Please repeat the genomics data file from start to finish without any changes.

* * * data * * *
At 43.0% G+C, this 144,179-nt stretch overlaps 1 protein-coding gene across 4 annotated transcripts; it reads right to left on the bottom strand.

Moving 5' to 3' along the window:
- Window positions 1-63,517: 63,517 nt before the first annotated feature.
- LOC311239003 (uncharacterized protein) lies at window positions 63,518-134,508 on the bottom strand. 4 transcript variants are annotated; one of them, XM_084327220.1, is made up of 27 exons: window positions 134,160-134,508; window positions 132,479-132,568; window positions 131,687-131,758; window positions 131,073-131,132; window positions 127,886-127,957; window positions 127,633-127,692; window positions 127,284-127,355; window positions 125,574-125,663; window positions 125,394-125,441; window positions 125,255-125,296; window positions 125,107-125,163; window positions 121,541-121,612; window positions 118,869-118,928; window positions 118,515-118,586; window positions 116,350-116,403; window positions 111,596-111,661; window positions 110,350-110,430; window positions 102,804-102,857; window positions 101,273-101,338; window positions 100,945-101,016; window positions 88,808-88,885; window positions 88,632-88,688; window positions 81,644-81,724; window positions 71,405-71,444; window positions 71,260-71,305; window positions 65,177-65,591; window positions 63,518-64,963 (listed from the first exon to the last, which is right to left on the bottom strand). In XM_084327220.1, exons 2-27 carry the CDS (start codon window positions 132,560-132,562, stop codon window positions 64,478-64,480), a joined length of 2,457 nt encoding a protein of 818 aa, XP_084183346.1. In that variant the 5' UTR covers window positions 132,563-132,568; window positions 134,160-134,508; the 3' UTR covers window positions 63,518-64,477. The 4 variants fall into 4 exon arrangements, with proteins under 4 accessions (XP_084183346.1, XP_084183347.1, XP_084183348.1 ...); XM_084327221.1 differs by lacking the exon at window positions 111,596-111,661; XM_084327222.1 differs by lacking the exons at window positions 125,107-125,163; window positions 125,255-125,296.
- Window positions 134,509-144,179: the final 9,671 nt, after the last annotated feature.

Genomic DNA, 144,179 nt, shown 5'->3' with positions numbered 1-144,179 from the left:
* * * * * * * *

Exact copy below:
At 43.0% G+C, this 144,179-nt stretch overlaps 1 protein-coding gene across 4 annotated transcripts; it reads right to left on the bottom strand.

Moving 5' to 3' along the window:
- Window positions 1-63,517: 63,517 nt before the first annotated feature.
- LOC311239003 (uncharacterized protein) lies at window positions 63,518-134,508 on the bottom strand. 4 transcript variants are annotated; one of them, XM_084327220.1, is made up of 27 exons: window positions 134,160-134,508; window positions 132,479-132,568; window positions 131,687-131,758; window positions 131,073-131,132; window positions 127,886-127,957; window positions 127,633-127,692; window positions 127,284-127,355; window positions 125,574-125,663; window positions 125,394-125,441; window positions 125,255-125,296; window positions 125,107-125,163; window positions 121,541-121,612; window positions 118,869-118,928; window positions 118,515-118,586; window positions 116,350-116,403; window positions 111,596-111,661; window positions 110,350-110,430; window positions 102,804-102,857; window positions 101,273-101,338; window positions 100,945-101,016; window positions 88,808-88,885; window positions 88,632-88,688; window positions 81,644-81,724; window positions 71,405-71,444; window positions 71,260-71,305; window positions 65,177-65,591; window positions 63,518-64,963 (listed from the first exon to the last, which is right to left on the bottom strand). In XM_084327220.1, exons 2-27 carry the CDS (start codon window positions 132,560-132,562, stop codon window positions 64,478-64,480), a joined length of 2,457 nt encoding a protein of 818 aa, XP_084183346.1. In that variant the 5' UTR covers window positions 132,563-132,568; window positions 134,160-134,508; the 3' UTR covers window positions 63,518-64,477. The 4 variants fall into 4 exon arrangements, with proteins under 4 accessions (XP_084183346.1, XP_084183347.1, XP_084183348.1 ...); XM_084327221.1 differs by lacking the exon at window positions 111,596-111,661; XM_084327222.1 differs by lacking the exons at window positions 125,107-125,163; window positions 125,255-125,296.
- Window positions 134,509-144,179: the final 9,671 nt, after the last annotated feature.

Genomic DNA, 144,179 nt, shown 5'->3' with positions numbered 1-144,179 from the left: